Importance of Accounting Information Systems

by Jennifer VanBaren ; Updated September 26, 2017
An accounting information system is designed to keep records of a business in an efficient manner.

An accounting information system is typically a computerized accounting program that keeps records for a company. The information is entered into the system and the system tracks and organizes the accounting information. The accounting information system is used also to provide detailed information about the company, including financial statements.

Business Transactions

An accounting information system is designed to record all transactions of a business. An accounting clerk enters all business transactions into the program and the transactions automatically are posted to the corresponding accounts. This is important because any time information is needed, it can found on the computer and is organized.

Accounts Payable

An accounting information system allows for easier payments made on accounts payable. Many systems are designed to pay all bills due with a click of a button. A date is selected and checks are automatically made out for all bills due. Most systems allow a clerk to unselect certain bills if a company is not ready to pay a specific bill.

Video of the Day

Brought to you by Techwalla
Brought to you by Techwalla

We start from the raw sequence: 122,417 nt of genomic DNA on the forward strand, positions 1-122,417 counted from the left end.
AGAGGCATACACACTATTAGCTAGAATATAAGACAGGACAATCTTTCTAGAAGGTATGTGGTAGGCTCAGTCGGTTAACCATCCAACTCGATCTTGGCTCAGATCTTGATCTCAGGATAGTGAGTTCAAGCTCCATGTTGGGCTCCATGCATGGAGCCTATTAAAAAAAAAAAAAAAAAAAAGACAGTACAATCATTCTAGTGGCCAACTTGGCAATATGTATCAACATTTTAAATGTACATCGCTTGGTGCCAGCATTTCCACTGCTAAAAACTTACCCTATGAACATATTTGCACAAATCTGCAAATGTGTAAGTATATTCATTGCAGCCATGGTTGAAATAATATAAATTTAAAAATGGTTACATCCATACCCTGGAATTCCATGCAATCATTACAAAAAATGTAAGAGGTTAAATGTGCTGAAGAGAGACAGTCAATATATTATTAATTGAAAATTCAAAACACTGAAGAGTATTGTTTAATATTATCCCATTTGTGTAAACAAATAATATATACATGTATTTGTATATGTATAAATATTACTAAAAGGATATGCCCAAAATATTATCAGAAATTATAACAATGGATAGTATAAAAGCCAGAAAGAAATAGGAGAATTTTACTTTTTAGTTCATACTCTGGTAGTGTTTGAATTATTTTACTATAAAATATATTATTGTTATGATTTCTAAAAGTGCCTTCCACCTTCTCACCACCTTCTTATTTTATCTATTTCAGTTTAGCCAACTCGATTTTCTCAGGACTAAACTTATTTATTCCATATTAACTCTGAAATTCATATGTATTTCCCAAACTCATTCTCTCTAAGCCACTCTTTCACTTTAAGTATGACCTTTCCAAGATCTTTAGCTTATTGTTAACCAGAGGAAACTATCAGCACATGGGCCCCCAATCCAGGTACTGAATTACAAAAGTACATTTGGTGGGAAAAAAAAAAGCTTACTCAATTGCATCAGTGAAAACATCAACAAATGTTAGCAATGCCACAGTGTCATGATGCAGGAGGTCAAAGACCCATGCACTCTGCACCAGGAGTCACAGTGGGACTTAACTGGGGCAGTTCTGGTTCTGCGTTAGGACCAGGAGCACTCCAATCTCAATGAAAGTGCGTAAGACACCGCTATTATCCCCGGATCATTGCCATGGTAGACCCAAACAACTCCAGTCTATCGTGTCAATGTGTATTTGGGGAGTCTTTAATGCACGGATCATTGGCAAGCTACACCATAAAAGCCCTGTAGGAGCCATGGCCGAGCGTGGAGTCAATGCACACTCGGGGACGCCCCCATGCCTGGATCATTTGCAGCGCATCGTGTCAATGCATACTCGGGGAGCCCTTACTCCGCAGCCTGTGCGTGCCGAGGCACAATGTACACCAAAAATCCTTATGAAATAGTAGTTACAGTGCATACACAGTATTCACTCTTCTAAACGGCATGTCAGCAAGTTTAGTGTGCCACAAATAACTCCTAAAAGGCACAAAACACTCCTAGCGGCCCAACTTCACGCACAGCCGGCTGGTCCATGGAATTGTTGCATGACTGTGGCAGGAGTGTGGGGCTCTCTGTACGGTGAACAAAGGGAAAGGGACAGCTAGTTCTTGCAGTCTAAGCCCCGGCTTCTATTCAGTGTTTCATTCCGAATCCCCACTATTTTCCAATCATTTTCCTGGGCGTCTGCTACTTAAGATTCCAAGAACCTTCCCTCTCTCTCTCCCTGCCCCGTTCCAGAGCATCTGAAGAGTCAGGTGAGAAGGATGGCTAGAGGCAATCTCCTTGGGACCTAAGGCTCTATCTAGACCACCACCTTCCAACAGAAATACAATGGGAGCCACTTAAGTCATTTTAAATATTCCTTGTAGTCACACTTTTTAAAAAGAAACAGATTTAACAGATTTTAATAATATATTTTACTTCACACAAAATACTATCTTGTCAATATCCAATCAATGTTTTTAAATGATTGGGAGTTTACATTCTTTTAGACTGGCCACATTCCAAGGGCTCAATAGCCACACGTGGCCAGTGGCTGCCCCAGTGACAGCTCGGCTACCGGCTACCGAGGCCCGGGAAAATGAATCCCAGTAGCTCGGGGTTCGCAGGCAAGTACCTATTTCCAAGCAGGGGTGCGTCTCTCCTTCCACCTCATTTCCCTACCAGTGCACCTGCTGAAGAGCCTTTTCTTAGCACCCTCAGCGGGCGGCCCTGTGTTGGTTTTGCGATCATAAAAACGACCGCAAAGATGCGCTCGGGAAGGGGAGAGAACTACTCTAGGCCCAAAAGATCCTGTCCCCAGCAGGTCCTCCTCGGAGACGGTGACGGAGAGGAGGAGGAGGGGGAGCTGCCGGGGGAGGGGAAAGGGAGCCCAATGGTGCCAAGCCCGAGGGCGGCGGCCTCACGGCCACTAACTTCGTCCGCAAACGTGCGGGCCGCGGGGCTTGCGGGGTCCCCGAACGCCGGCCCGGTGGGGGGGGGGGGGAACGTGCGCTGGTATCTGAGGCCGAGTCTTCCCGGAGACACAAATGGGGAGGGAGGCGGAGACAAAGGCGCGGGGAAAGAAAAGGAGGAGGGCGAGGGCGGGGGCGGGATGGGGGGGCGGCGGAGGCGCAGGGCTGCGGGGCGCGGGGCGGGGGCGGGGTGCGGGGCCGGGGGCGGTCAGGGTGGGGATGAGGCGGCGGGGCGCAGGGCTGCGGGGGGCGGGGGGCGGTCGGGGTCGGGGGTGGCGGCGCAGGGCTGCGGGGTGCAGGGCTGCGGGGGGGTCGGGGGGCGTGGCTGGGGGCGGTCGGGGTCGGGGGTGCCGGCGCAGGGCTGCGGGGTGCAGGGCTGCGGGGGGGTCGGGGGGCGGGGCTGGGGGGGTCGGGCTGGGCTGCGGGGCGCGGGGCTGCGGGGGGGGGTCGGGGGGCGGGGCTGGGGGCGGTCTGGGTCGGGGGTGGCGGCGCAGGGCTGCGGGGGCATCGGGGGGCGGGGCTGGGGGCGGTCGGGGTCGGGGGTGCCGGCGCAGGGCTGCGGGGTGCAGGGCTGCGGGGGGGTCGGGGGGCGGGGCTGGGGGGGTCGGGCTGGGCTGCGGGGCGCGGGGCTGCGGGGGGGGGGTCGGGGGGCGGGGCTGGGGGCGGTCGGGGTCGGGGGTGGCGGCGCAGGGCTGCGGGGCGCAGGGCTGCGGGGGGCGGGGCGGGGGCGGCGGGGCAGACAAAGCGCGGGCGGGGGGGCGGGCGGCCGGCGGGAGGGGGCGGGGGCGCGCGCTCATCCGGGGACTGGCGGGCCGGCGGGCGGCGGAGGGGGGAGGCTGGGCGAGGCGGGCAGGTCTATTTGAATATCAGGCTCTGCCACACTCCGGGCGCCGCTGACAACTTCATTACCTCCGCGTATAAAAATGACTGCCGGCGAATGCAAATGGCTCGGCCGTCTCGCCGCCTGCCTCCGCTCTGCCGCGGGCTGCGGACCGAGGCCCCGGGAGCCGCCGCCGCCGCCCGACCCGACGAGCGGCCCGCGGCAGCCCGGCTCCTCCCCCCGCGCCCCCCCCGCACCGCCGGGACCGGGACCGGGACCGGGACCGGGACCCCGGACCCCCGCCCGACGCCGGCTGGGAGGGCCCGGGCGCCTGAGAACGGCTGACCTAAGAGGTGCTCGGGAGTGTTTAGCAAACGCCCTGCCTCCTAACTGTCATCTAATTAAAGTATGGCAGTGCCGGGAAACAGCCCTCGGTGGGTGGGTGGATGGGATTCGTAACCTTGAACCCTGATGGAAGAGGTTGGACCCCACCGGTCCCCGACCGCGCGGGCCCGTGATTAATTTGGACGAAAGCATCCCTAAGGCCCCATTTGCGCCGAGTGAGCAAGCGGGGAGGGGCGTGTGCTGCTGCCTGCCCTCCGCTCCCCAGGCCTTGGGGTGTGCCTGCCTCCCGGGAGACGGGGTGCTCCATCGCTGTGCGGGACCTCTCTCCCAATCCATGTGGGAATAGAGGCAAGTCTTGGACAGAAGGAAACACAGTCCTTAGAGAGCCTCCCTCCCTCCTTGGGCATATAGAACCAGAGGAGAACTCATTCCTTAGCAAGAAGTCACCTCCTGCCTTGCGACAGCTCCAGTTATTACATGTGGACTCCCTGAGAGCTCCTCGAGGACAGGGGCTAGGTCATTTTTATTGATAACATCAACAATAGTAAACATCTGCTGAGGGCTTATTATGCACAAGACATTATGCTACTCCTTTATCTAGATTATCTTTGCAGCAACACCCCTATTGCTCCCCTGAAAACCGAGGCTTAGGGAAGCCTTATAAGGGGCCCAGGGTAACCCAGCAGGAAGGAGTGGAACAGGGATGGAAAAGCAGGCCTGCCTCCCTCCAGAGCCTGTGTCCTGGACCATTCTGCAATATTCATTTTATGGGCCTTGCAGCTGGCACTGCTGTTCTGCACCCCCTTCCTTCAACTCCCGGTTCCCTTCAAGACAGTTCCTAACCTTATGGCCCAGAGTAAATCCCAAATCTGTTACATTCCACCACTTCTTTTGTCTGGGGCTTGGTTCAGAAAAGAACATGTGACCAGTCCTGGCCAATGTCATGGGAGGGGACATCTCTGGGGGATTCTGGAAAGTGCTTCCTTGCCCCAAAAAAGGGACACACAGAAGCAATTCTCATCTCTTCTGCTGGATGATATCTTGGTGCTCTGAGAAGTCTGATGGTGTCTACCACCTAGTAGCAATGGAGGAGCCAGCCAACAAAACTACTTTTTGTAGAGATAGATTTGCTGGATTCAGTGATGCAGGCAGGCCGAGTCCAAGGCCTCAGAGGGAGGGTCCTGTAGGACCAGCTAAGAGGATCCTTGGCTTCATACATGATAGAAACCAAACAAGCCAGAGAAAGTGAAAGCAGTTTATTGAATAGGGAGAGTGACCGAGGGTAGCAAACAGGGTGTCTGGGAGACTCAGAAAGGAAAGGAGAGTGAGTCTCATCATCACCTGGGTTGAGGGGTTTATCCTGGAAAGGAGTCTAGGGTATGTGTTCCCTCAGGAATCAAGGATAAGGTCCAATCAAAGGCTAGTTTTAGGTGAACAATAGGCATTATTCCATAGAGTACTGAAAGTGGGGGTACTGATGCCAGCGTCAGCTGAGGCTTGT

Accounts Receivable

This type of system also allows for easier billing. Information is recorded on the system and a clerk chooses when to print bills. This is done daily, weekly or monthly, depending on the business. The system generates all bills efficiently and easily for the clerk.

Financial Statements

An accounting information system generates all financial reports without the clerk calculating anything. The dates for the reports are entered into the system and the computer generates reports for that specific period. This comes in handy when a report from a different period is needed immediately. The system has the capability of producing reports for any period that the information was recorded for.

Year-End Closing

Year-end closing is often a tedious process for an accountant. An unadjusted trial balance is created, adjusting entries are made and recorded, an adjusted trial balance is calculated, closing entries are made, and, finally, a post-closing trial balance is generated. This process is complicated and time consuming, but with an accounting information system, the computer does most of the work on its own.

About the Author

Jennifer VanBaren started her professional online writing career in 2010. She taught college-level accounting, math and business classes for five years. Her writing highlights include publishing articles about music, business, gardening and home organization. She holds a Bachelor of Science in accounting and finance from St. Joseph's College in Rensselaer, Ind.

Photo Credits

Cite this Article A tool to create a citation to reference this article Cite this Article